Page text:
Central Kids Kindergartens - Helen Downer - 20/12/2016

1 Evaluation of Central Kids Kindergartens - Helen Downer

How well placed is Central Kids Kindergartens - Helen Downer to promote positive learning outcomes for children?

Not well placed

Requires further development

Well placed

Very well placed

ERO's findings that support this overall judgement are summarised below.


Helen Downer Kindergarten operates under the umbrella of Central North Island Kindergarten Trust (CNIKT). The kindergarten is licensed to cater for 43 children from two years to school age. The roll includes 50% of children who identify as Māori and others from diverse cultural backgrounds. The kindergarten is open from 8 am to 3.30 pm, five days a week.

A self review of the philosophy provided a strong foundation for the teaching team to further develop the centre curriculum. A key aspect of the philosophy is to establish a family-like culture based on agreed values of manaakitanga and whanaungatanga. The philosophy reflects the importance of partnerships and recognises the dual cultural heritage of Aotearoa and the diverse cultures within the community.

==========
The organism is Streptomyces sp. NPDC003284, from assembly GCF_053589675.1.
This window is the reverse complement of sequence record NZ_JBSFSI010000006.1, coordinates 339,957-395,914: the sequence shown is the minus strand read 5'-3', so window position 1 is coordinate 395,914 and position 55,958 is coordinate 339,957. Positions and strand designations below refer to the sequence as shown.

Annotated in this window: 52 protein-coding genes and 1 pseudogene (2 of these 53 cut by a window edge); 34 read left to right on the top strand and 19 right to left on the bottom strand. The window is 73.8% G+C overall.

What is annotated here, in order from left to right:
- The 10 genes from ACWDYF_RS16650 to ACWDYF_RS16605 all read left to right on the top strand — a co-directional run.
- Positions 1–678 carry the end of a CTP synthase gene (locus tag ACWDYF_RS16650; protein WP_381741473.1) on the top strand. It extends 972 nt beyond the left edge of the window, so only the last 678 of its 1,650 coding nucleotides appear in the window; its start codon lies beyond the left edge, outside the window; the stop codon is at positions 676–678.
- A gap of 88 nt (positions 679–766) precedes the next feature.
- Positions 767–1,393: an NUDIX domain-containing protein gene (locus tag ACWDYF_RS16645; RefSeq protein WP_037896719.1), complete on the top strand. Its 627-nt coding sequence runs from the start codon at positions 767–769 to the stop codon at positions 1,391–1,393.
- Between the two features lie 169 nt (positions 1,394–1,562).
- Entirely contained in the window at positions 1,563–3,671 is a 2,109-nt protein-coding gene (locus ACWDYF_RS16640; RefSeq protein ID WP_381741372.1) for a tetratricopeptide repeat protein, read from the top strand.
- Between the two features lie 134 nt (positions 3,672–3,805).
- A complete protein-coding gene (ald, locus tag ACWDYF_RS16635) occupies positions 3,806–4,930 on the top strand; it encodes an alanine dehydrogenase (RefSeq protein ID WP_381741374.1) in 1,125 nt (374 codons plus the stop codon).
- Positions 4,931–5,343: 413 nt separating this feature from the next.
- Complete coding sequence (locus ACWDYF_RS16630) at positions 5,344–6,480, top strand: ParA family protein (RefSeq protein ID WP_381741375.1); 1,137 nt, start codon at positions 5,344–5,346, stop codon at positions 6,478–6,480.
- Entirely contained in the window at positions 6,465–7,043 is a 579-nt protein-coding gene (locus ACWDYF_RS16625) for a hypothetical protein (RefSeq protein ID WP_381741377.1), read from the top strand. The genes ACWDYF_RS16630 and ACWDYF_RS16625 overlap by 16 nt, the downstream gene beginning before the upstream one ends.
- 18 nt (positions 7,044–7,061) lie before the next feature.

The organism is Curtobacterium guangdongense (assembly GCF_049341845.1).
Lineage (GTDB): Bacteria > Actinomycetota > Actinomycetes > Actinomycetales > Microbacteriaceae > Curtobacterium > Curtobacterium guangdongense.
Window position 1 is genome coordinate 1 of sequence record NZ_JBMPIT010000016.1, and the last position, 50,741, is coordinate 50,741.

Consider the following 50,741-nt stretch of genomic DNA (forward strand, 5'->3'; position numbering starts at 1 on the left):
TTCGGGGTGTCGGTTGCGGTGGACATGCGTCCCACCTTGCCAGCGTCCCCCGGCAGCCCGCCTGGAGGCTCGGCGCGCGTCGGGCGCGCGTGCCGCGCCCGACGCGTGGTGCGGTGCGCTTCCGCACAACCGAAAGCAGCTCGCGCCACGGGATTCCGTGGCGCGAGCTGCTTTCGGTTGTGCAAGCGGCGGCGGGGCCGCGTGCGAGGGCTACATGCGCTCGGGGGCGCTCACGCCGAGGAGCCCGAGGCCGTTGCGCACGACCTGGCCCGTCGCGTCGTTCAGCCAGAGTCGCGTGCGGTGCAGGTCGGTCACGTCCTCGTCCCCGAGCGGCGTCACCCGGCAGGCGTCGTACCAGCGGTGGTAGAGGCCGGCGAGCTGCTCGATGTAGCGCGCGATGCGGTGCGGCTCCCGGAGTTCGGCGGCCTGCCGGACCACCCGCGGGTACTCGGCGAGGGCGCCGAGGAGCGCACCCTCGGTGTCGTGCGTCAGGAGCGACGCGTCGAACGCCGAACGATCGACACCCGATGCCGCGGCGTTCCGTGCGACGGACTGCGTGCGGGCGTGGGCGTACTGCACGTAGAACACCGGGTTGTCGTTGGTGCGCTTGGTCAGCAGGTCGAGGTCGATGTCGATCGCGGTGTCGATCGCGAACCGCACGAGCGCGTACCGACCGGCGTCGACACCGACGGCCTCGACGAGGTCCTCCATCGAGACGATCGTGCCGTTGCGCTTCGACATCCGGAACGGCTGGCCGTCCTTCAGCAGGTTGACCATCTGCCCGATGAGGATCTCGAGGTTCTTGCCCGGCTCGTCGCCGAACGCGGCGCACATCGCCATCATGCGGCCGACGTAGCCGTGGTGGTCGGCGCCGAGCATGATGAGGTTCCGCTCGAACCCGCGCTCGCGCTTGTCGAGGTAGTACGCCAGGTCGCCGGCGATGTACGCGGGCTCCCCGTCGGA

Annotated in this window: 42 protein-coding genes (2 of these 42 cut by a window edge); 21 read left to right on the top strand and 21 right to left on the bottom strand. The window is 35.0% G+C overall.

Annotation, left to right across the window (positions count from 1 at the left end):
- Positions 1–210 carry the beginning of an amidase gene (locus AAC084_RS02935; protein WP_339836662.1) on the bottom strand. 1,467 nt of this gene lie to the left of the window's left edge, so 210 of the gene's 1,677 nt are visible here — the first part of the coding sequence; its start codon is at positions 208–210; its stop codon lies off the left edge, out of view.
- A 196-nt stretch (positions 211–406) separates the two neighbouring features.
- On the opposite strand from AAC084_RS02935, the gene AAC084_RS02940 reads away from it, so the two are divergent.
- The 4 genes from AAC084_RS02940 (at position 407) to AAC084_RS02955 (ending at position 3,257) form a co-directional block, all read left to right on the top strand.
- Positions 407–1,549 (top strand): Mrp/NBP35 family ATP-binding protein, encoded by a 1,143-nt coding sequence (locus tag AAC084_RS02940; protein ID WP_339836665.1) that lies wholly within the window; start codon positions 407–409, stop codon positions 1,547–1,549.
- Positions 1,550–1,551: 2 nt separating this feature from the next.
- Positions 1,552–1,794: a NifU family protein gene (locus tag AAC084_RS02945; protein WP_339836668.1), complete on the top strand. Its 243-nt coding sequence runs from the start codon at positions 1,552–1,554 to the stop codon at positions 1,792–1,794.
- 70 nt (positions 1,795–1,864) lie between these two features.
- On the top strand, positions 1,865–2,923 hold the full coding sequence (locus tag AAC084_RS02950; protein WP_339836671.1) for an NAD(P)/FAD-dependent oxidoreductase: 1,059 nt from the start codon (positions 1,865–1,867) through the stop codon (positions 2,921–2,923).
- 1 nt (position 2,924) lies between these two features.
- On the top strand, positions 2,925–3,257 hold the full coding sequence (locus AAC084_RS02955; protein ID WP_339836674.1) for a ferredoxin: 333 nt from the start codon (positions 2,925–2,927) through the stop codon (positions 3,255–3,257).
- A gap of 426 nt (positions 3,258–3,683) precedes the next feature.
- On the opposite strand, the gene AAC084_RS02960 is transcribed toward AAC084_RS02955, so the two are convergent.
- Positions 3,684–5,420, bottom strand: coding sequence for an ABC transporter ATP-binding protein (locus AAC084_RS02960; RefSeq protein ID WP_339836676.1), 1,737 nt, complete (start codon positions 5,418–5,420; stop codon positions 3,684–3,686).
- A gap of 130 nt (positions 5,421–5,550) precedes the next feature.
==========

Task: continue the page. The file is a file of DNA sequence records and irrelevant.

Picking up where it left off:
The kindergarten has a positive reporting history with ERO. It has made significant progress in the areas for development identified in the 2013 ERO report. These related to improving self review, assessment, planning and evaluation strategies and the quality of the learning environment. Since the last ERO review changes have occurred to the leadership and teaching team.

The centre is well supported by the CNIKT. The trust’s strategic direction sets out the service’s vision, expected educational outcomes, and values. It also defines the strategies for delivering the principles and strands of the early childhood curriculum, Te Whāriki, and for respecting Te Tiriti o Waitangi. The trust works positively to provide equitable opportunities to families by extending its hours of opening.

Compliance and regulatory requirements are well monitored by professional leaders. Policies and procedures ensure the kindergarten meets regulation requirements and management expectations. The professional leaders work alongside head teachers to support their leadership roles and provide guidance, and mentor teachers as part of the appraisal process. Kindergarten teachers have generous opportunities to attend professional development opportunities and grow their teaching and leadership skills.

Personnel matters are well managed. The trust has undertaken a long-term review of teacher appraisal in consultation with teachers. This is enabling them to respond to the expectations of the Education Council and increase the depth of teachers’ reflections about their practice. The trust responded effectively to the Vulnerable Children’s Act, and has met the required changes to policies and practices for the protection of children.